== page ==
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5. Vectomatic: Vector graphics for dummies

Although a demo, this vector graphics drawing program is almost a complete application that it would be a shame if its developer didn't finish it up. In its current version, Vectomatic still works well if you want to create simple vectorized graphics, and do so quickly. Or if you want to learn the basics of drawing vector graphics.

You can instantly draw rectangles and ellipses, and other shapes can be created using the point-by-point plotting "path" or the "poly" (for making curves) tools. The color selection system looks rudimentary and lacking, but you can adjust the range of each color. The stacking order of shape layers can be manipulated.

There's one setback: you can't save your work, nor can you export it to the SVG file format -- for now, Vectomatic can only render your art out as a finalized Web page image.

6. World of Solitaire: Full-featured card game

What would a day at the office be without a game of computer solitaire? (Answer: more productive?) Kidding aside, there are a number of games featured at Google's Chrome Experiments, but this is the one that both feels complete and is universally appealing to anyone who has needed a break during the work day by playing a few hands of the virtual card game that seems to be installed by default on virtually every PC in the world.

What's surprising about World of Solitaire is how full-featured it is for being a JavaScript game: there are several (really, there a lot -- over 50) variations of solitaire to play. You can change the graphics of the cards, choosing from nine artwork designs. And you can post your scores to a worldwide scoreboard to see how you rank with others who are also whiling away their work-day productivity.

7. Bomomo: Doodling gone wild

This app is a cross between a drawing program and game. Or, perhaps the better way to describe Bomomo is that it's an interactive graphics toy. Seven brushes trail along the path of your desktop arrow cursor. These brushes are in constant motion when you draw with them, so the result is a random doodle created with multiple points of origin. (Different colors are also randomly thrown in.) You can choose from 20 pattern sets, which determine the way these brushes move (in circular or straight-line motion) and their brush size. Images can be saved in PNG format.

8. Harmony: Brush up on your painting

This very basic drawing tool simulates a pencil-sketch effect. The standout feature is its unique selection of brushes. For example, the "web" brush generates spider-web designs; and two brushes create a furry look. The effect of these brushes is more pronounced the faster you move them across the canvas -- when you move the "squares" brush slowly, small rectangles are created. As you move this brush faster, the size of the rectangles this brush spews out grows in size. Your images can be saved as PNG files.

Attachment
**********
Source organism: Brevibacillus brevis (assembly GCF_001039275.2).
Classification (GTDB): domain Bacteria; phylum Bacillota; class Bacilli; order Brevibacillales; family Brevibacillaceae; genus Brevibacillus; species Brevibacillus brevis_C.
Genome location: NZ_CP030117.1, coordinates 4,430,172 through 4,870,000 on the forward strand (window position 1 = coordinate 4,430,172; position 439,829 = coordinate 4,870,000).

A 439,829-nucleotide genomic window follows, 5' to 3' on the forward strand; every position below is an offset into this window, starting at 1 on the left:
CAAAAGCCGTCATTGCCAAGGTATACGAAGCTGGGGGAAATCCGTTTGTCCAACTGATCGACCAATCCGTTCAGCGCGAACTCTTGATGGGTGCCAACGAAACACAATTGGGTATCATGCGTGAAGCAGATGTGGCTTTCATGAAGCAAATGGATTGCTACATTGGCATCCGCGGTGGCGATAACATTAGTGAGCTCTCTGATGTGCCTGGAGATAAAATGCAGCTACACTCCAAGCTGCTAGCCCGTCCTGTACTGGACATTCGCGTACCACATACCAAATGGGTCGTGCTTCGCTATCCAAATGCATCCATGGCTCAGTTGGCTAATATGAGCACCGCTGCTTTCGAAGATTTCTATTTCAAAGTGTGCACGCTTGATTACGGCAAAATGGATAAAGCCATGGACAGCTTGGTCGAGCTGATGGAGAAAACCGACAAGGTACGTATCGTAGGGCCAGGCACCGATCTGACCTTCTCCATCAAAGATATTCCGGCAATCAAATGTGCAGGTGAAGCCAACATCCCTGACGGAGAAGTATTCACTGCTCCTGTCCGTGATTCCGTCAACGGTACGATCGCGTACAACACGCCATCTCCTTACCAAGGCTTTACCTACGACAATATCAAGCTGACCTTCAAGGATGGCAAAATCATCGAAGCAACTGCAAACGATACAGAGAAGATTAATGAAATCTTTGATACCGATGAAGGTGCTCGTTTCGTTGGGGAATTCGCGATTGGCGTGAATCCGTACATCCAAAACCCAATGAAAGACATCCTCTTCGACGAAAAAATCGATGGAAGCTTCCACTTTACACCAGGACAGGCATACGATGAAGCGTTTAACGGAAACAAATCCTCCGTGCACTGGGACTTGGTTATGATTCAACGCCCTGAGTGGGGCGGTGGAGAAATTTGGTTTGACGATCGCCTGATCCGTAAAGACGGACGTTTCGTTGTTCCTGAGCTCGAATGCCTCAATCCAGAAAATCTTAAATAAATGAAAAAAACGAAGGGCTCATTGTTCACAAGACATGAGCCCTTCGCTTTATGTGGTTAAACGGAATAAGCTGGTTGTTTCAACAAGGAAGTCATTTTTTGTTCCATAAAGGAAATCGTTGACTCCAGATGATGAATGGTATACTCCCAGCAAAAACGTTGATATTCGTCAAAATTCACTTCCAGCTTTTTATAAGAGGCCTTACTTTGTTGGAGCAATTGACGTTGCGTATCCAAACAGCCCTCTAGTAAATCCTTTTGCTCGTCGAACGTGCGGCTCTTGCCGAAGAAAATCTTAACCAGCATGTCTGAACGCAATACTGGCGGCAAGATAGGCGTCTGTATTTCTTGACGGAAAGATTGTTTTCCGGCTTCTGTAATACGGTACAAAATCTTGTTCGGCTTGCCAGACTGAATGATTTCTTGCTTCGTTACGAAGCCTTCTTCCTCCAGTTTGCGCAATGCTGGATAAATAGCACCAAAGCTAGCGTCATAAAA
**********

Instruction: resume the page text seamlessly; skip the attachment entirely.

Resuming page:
9. HasCanvas: Create sketches and learn code

This app is a programming tool you can use to create sketches that generate on-screen in real-time, written in processing.js code, which you can then share online with other users of HasCanvas. (Processing.js is an open programming language running on JavaScript which is used for creating images, animation and interactive graphics that appear in a Web browser supporting the HTML5 <canvas> element.) Since you can take a peek at other contributors' code, HasCanvas can serve as a means to teach yourself writing processing.js code. But even if you don't care about programming, you can check out more than 240 graphic demos submitted by HasCanvas users just for the eye-candy entertainment value.

10. Social Collider: Re-tweet tracker

This JavaScript app could be useful if you're heavily into Twittering and want to track how effectively your, or another user's, posts are received and re-tweeted among friends and followers. Enter a Twitter user ID or topic, and Social Collider generates four graphs representing whether posts were picked up by other users. If a tweet has been picked, the graph shows its line intersecting horizontally towards another line that represents another user ID (or topic). Theoretically, Social Collider could be used to track the origin of a Twitter-based meme and its growth over time.